Tag Archives: Cisco

What’s inside Vulners.com database and when were security objects updated last time

As I already wrote earlier, the main advantage of Vulners.com, in my opinion, is openness. An open system allows you to look under the hood, make sure that everything works fine and ask developers uncomfortable questions why there were no updates for a long time for some types of security objects.

You can do this by using the https://vulners.com/api/v3/search/stats/ request, that I already mentioned in “Downloading entire Vulners.com database in 5 minutes

First of all, let’s look at the security objects. This will give us an understanding of Vulners.com basis.

Vulners objects

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Petya, M.E.Doc and the problem of trust

I’ve already mentioned in “Petya the Great and why *they* don’t patch vulnerabilities“, that NotPetya ransomware seems trivial from Vulnerability Management point of view. It uses known Windows vulnerabilities, that were patched by Microsoft long time ago.

Despite of this, I was really interested in M.E.Doc (servers were confiscated by Ukrainian police and website is not operational) role in the initial phase of malware spreading. In my opinion, we have a pretty interesting example of an attack vector, that will be very hard to detect and mitigate. And moreover, it’s once again shows that protected perimeter won’t be a panacea anymore.

m.e.doc

M.E.Doc – My Electronic Document Circulation System. “m.e.doc” sounds like the word, that mean “honey” in Russian and Ukrainian. That’s why all these bees in promo materials.

M.E.Doc is an Document Circulation System very popular in Ukraine. It makes possible to send reports to the government authorities in electronic form. It can be used in any organization. I can even imagine situation when usage of this kind of software may be even mandatory. Now the researchers [Eset, Dr.Web] say that M.E.Doc servers sent updates with backdoors  to the customers.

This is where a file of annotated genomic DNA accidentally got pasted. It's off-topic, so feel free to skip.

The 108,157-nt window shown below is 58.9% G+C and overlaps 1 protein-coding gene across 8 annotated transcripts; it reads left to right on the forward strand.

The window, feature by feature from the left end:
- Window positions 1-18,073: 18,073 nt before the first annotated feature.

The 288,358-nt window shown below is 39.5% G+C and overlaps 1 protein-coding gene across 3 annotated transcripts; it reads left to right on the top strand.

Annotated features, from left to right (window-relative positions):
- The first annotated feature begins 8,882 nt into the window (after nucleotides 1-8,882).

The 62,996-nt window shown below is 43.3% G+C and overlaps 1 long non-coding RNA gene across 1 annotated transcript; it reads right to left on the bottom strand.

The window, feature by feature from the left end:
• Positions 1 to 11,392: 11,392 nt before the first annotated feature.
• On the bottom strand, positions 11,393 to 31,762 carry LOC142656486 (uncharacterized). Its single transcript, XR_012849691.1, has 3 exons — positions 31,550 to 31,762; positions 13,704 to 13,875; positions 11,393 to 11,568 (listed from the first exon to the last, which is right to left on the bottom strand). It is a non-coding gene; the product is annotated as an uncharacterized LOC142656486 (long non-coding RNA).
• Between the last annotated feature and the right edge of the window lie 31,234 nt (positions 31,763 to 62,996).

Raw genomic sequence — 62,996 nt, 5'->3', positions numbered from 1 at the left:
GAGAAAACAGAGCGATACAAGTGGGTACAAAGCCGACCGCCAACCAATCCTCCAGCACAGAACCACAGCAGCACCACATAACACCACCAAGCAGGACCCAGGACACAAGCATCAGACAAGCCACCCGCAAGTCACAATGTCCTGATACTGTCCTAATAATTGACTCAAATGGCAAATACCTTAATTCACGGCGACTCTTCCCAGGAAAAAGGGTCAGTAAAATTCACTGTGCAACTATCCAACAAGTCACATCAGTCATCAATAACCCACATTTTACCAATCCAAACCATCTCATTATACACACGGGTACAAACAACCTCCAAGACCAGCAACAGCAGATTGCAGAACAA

This backdoor has abilities:

  • Data collection for accessing mail servers
  • Arbitrary commands execution in the infected system
  • Running any executables
  • Downloading arbitrary files to the infected computer
  • Uploading arbitrary files to a remote server
  • Identify the exact organization using EDRPOU number.

I don’t really care about technical details about this backdoor. For me it’s enough that malicious code was on official server of the vendor and was spread to legitimate customers. Boom!

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Vulners – Google for hacker. How the best vulnerability search engine works and how to use it

Original article was published in Xakep Magazine #06/2016 (in Russian)

vulners.com logo

The common task. Уou need to find all information about some vulnerability: how critical the bug is, whether there is a public exploit, which vendors already released patches, which vulnerability scanner can detect this bug in the system. Previously, you had to search it all manually in dozens of sources (CVEDetails, SecurityFocus, Rapid7 DB, Exploit-DB, CVEs from MITRE / NIST, vendor newsletters, etc.) and analyze the collected data. Today, this routine can be (and should be!) automated with specialized services. One of these services – Vulners.com, the coolest search engine for bugs. And what is the most important – it’s free and has an open API. Let’s see how it can be useful for us.

What is it?

Vulners is a very large constantly updating database of Information Security content. This site lets you search for vulnerabilities, exploits, patches, bug bounty programs the same way a web search engine lets you search for websites. Vulners aggregates and presents in convenient form seven major types of data: